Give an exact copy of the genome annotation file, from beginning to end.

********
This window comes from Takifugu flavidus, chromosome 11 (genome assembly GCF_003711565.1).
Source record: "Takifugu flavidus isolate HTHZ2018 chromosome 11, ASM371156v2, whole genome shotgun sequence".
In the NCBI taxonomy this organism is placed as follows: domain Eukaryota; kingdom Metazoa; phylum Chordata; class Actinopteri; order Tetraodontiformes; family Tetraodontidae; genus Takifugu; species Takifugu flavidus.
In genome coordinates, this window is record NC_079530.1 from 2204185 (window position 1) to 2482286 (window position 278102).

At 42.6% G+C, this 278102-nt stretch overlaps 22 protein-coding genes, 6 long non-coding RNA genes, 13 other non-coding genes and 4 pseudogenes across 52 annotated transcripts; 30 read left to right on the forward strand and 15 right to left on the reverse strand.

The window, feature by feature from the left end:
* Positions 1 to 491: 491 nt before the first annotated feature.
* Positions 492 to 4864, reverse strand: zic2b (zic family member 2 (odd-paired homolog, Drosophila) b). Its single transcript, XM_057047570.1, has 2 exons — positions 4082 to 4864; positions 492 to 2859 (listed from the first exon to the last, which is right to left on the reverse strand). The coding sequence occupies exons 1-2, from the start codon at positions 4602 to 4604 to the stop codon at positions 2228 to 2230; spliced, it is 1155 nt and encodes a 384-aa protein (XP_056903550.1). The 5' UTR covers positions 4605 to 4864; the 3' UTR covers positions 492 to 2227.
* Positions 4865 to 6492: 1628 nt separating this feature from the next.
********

This window comes from Takifugu flavidus, chromosome 11 (genome assembly GCF_003711565.1).
Source record: "Takifugu flavidus isolate HTHZ2018 chromosome 11, ASM371156v2, whole genome shotgun sequence".
In the NCBI taxonomy this organism is placed as follows: domain Eukaryota; kingdom Metazoa; phylum Chordata; class Actinopteri; order Tetraodontiformes; family Tetraodontidae; genus Takifugu; species Takifugu flavidus.
In genome coordinates, this window is record NC_079530.1 from 2204185 (window position 1) to 2482286 (window position 278102).

At 42.6% G+C, this 278102-nt stretch overlaps 22 protein-coding genes, 6 long non-coding RNA genes, 13 other non-coding genes and 4 pseudogenes across 52 annotated transcripts; 30 read left to right on the forward strand and 15 right to left on the reverse strand.

The window, feature by feature from the left end:
* Positions 1 to 491: 491 nt before the first annotated feature.
* Positions 492 to 4864, reverse strand: zic2b (zic family member 2 (odd-paired homolog, Drosophila) b). Its single transcript, XM_057047570.1, has 2 exons — positions 4082 to 4864; positions 492 to 2859 (listed from the first exon to the last, which is right to left on the reverse strand). The coding sequence occupies exons 1-2, from the start codon at positions 4602 to 4604 to the stop codon at positions 2228 to 2230; spliced, it is 1155 nt and encodes a 384-aa protein (XP_056903550.1). The 5' UTR covers positions 4605 to 4864; the 3' UTR covers positions 492 to 2227.
* Positions 4865 to 6492: 1628 nt separating this feature from the next.